One place where you want to introduce friction is to prevent the wrong things from happening. This reminds me of an experience with a bank that wanted to deepen their relationship with customers. They decided they wanted to sell eight products to each customer. The leaders of the bank asked me, “What do you think?” I told them, one way to find out if this is feasible is to go to the poorest performing branch and ask them, “Can you hit this target?” And the employees at that branch very confidently said, “Yes!” I was surprised. I asked them, “How do you propose to do this? Why are you so confident?” And one of the guys looks at me and says, “It’s very simple. You don’t need eight signatures to sell eight things. You only need one signature. And the best targets are people over the age of 65.” Well, can you imagine the response? The bank immediately decided to put more friction into the sales process. Anyone trying to sell anything to someone aged 65 or above needs to get their boss’ approval. Otherwise, what are the branch staff going to do? They’ll do anything they can to hit the target.

Where else can friction be constructive rather than destructive? You want to add friction when making high-stakes, difficult-to-reverse decisions. You may need to add friction when doing creative or complex work, to ensure that the time is taken to do that work well. Going fast can end up incentivizing sloppiness. And finally, you want to add friction to build commitment. For example, think about the way Navy SEALS are selected: There is enormous friction in the process, but the idea is to build commitment. This is called “effort justification.” Labor leads to love—the more you put into something, the more you value it.

Knowing what to add, when to slow down, where complexity is useful, and what to make impossible is as important as knowing what to subtract, when to go faster, and what to make easier.
The Friction Project

TN: Huggy, you and Bob have been researching organizational friction now for seven years, at least. And credit unions played an important role in this research, right?

HR: If you remember, we ran a workshop on friction for one of the first research events for the Center of Excellence for Performance and Operational Excellence. In financial services, often the focus is on making things as frictionless as possible for consumers. We were just beginning our research, and it was eye-opening for us to see how credit union leaders identified areas of friction for employees and for members, and how they saw the need not only to take friction out but also sometimes to put it back in.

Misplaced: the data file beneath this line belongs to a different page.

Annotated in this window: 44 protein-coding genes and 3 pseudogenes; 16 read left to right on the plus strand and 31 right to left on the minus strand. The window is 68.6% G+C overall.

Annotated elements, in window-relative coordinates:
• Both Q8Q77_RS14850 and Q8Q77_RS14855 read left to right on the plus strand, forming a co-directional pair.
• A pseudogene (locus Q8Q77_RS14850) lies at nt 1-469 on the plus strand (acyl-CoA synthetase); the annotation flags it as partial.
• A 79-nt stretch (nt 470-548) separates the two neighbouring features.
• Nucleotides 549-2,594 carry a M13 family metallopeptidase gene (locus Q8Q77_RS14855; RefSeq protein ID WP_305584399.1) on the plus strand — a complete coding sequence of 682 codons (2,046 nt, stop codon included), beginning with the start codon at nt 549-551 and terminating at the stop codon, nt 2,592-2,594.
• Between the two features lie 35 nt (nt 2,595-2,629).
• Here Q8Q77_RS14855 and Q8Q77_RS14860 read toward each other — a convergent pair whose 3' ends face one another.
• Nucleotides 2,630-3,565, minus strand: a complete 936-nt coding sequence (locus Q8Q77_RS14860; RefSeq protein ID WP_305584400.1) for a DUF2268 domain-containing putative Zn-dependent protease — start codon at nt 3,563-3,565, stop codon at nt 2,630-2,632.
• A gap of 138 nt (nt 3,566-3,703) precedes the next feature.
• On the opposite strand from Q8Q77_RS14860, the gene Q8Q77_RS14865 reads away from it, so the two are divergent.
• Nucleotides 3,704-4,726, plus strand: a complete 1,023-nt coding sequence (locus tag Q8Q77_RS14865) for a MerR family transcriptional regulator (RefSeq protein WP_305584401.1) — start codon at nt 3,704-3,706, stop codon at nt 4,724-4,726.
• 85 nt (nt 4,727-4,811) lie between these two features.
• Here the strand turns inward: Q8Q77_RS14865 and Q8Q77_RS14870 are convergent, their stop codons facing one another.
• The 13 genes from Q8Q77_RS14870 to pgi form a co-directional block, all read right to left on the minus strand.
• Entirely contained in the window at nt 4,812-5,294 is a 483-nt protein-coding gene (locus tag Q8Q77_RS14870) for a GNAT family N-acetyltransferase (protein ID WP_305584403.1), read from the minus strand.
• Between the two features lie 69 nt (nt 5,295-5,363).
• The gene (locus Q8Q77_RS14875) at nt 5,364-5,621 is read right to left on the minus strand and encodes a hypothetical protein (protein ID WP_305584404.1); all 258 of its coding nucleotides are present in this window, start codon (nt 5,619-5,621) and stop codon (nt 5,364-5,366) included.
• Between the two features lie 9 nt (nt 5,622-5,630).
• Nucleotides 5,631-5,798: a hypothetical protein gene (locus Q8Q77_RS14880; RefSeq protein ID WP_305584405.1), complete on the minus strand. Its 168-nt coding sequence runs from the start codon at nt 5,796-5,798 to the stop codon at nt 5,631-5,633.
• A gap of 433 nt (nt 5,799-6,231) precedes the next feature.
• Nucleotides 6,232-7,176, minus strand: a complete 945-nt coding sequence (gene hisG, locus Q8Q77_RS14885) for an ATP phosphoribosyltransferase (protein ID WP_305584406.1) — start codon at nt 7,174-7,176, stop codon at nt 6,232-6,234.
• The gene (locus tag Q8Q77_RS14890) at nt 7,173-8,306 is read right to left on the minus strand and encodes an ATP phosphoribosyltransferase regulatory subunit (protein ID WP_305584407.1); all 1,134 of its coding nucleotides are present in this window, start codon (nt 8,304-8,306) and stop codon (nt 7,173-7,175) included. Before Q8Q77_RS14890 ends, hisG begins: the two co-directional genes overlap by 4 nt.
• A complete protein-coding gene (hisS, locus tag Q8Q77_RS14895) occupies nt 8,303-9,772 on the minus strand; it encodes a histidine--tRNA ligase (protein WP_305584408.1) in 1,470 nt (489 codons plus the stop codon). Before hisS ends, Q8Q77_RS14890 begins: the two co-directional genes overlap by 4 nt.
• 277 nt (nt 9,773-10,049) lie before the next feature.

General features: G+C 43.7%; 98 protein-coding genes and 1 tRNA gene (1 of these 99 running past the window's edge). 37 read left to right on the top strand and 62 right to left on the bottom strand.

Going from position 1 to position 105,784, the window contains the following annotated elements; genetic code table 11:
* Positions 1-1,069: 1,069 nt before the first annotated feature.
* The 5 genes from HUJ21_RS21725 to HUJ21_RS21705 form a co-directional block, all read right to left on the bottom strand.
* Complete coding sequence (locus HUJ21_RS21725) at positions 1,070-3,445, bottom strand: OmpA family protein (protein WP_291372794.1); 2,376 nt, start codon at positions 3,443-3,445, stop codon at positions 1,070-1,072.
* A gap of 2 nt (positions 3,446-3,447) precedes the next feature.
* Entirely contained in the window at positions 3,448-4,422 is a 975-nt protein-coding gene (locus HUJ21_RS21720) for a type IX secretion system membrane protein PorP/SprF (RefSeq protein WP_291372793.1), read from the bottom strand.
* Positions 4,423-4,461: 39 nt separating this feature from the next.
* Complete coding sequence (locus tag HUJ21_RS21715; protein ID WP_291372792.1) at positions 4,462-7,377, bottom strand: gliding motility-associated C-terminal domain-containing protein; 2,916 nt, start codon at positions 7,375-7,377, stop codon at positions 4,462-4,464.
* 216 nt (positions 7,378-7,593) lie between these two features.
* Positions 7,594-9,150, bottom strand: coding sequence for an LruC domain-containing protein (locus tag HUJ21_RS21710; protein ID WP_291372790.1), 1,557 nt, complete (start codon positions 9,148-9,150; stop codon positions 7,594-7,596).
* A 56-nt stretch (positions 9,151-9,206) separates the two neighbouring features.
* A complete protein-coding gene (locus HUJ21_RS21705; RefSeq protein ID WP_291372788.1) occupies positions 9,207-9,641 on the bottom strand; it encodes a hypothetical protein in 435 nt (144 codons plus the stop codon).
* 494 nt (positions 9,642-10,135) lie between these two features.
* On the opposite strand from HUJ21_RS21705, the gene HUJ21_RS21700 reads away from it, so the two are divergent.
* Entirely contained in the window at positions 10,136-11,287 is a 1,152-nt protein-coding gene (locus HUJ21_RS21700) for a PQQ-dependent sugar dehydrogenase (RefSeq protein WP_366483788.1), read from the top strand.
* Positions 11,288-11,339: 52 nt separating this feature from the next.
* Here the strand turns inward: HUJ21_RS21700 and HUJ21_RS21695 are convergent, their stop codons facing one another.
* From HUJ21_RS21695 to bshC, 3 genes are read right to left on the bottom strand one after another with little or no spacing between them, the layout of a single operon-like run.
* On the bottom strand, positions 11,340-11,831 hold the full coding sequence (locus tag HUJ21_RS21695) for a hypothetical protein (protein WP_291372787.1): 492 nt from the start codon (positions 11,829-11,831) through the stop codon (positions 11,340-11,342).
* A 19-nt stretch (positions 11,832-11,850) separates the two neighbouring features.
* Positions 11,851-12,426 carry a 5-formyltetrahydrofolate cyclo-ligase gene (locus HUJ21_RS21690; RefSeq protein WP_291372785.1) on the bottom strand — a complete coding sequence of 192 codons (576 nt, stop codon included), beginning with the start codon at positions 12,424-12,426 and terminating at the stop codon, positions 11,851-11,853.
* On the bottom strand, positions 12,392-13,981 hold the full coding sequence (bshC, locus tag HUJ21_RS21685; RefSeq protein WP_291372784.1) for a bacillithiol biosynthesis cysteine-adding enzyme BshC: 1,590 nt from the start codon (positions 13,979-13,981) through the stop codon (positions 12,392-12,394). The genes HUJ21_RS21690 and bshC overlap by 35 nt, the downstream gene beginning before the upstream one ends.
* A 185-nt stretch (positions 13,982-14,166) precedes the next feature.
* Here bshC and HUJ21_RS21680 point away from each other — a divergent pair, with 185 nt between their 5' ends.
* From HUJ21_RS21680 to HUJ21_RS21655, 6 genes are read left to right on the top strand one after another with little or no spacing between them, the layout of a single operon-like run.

TN: Yes! This was back in 2018, and it was at this event that you and Bob proposed organizing a “Friction Olympics” for credit unions. Credit union leaders today might see a renewed need for a Friction Olympics. Many credit unions are focused right now on operational efficiency and productivity, getting value out of technology and partnerships, better communication and alignment, and balancing the need for execution today with exploration for tomorrow. Where have you seen friction appear most commonly in credit unions? Where should credit union leaders pay attention to spot bad friction as it appears?

HR: One area for credit union leaders to look at is the entire digitization process. When you’re going digital, it doesn’t mean you just convert manual to digital or that you throw all the paper away. It requires a different approach. And importantly for us, digital transformation is a great chance for you to mow the lawn. I have my questions, honestly, as to how many leaders are using this as an opportunity to tackle bad friction and mow the lawn, and how many are rushing headlong into digitization without taking advantage of that opportunity and without considering the potential consequences of moving too fast.

TN: What you’re talking about here is twofold. Not only is digital transformation a moment maybe to remove friction where it appears, internally or externally. It’s also an opportunity to insert friction, to pause and reevaluate your goals and align on what are the right things to make easier to do vs. harder to do.

HR: That’s right. There’s pressure to go digital as fast as possible. But we need to do it mindfully, thoughtfully. What do we want to keep? What do we want to remove?

TN: There’s a great story in the book about Uber. I think it originated as a case study for the Stanford Graduate School of Business. That story is all about the consequences of moving too fast, that it can produce not just technical debt but organizational debt, which you then have to pay down later.

HR: I am so glad you drew attention to this idea of organizational debt. We think it’s a big deal in companies. Uber grew very, very fast. They wanted to grow fast. They thought, we want to be a bunch of fast speedboats. It’s great to be that way when you’re small. But as you become larger, you need to be more like a flotilla. You can imagine what happened. Nine speedboats, nine code bases! As they grew, they were going to need to keep hiring people just to maintain all these different systems. And the consequences were serious for the people who worked there. I asked the Uber CTO, “How do you know there’s organizational debt in your company?” He said, “I just look at the sleep debt of my engineers. If they’re getting very little sleep, I know our organization is pretty inefficient.”

TN: That’s an example that is going to resonate with credit union leaders. Most credit unions also have multiple legacy technologies, legacy systems, that don’t always work well with one another and take a lot of people power to maintain.